If, however, we consider the Cold War 2.0 as a notion that reflects not a return, but an evolution of the great power struggle in a globalized world, then such a term is justified. The way the concept of industry 1.0, 2.0, 3.0 or 4.0 marks new eras in terms of technology, the Cold War 2.0 is a further manifestation of the structural struggle of the superpowers for material and normative world domination. The current confrontation with China in many ways resembles the relationship between the US and the USSR between 1945 and 1991, but concurrently these phenomena are fundamentally different. In order to properly assess what remained the same and what changed as well as to identify the specific characteristics of this phenomenon, it is necessary to closely examine the military, economic, and ideological levels that set the framework for the new Cold War rivalry.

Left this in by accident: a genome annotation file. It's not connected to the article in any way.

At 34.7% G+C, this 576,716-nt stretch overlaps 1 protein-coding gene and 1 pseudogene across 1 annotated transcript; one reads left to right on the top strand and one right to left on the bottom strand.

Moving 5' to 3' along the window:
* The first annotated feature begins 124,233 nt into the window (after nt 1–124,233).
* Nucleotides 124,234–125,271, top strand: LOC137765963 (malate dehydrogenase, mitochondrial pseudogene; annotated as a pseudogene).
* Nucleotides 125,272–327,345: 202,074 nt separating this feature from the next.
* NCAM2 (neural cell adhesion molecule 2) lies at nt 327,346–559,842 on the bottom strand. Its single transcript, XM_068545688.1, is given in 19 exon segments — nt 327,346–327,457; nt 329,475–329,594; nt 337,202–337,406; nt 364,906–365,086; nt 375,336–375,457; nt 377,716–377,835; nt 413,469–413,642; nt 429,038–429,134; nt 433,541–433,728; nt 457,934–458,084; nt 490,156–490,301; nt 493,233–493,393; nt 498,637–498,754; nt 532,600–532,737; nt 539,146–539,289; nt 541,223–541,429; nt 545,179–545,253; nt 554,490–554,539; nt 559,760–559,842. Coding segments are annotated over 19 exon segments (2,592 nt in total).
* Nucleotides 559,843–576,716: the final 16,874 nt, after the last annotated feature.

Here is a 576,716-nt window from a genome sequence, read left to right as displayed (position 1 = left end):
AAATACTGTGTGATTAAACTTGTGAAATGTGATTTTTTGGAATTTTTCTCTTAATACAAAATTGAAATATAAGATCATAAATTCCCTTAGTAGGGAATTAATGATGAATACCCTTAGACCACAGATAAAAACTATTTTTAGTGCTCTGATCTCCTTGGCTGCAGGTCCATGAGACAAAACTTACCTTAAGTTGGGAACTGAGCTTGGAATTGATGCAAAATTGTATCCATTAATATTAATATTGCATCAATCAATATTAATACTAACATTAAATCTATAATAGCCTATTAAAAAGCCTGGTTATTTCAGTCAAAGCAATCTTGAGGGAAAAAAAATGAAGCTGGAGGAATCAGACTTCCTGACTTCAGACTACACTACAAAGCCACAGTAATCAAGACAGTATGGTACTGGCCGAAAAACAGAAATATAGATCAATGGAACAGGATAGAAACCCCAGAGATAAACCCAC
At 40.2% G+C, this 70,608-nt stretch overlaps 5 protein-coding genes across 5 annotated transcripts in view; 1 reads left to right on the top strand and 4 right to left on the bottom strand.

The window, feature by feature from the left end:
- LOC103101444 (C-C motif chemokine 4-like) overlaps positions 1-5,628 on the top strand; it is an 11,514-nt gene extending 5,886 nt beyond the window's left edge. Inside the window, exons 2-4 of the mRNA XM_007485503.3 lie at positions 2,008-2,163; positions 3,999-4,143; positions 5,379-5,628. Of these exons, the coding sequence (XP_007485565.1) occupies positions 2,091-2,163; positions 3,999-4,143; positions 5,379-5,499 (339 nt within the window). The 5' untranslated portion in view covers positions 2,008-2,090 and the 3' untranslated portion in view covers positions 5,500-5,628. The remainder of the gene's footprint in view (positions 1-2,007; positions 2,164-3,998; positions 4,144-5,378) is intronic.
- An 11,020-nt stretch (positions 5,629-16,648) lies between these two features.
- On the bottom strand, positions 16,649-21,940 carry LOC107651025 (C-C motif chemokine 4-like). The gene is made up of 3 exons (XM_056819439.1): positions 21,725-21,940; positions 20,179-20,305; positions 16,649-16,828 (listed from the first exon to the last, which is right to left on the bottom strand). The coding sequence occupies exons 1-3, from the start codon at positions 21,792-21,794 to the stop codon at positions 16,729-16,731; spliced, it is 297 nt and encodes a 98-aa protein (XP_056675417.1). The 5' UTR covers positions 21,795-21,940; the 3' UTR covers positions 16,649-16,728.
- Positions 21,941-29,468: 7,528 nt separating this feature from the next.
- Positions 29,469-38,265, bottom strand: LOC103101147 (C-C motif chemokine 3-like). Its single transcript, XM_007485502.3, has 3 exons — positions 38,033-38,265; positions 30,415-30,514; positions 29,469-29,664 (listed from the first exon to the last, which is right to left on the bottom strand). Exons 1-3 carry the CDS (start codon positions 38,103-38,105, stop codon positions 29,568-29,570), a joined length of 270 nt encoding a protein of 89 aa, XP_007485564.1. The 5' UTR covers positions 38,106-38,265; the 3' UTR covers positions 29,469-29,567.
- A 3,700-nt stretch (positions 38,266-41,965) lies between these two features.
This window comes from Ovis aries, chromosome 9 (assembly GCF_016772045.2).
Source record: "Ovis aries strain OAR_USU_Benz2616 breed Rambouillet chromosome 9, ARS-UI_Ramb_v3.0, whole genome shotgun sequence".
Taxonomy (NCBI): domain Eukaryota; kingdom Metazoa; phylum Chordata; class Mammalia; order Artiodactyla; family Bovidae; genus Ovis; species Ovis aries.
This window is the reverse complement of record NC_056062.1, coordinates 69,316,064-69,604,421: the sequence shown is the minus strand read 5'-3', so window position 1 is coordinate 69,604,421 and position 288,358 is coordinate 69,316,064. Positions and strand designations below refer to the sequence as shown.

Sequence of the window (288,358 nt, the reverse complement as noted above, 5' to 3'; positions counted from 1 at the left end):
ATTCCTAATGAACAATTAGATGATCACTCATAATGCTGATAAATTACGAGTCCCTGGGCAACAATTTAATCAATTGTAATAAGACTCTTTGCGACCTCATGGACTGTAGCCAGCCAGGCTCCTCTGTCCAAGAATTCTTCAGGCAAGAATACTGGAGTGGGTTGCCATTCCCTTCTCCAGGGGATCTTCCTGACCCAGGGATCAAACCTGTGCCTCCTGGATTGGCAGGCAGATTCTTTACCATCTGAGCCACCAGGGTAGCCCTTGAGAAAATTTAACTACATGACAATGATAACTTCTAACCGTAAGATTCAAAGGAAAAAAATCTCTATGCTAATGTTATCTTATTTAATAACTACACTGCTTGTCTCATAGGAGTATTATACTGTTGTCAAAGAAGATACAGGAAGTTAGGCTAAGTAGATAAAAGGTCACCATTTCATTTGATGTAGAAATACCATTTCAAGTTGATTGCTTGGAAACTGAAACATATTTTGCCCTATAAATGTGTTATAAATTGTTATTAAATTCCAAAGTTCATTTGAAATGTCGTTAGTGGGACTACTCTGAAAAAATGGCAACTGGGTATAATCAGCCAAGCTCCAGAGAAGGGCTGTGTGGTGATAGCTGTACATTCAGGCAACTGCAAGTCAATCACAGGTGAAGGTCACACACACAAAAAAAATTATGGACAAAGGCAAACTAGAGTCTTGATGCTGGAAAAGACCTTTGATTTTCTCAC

The military dimension of China-US rivalry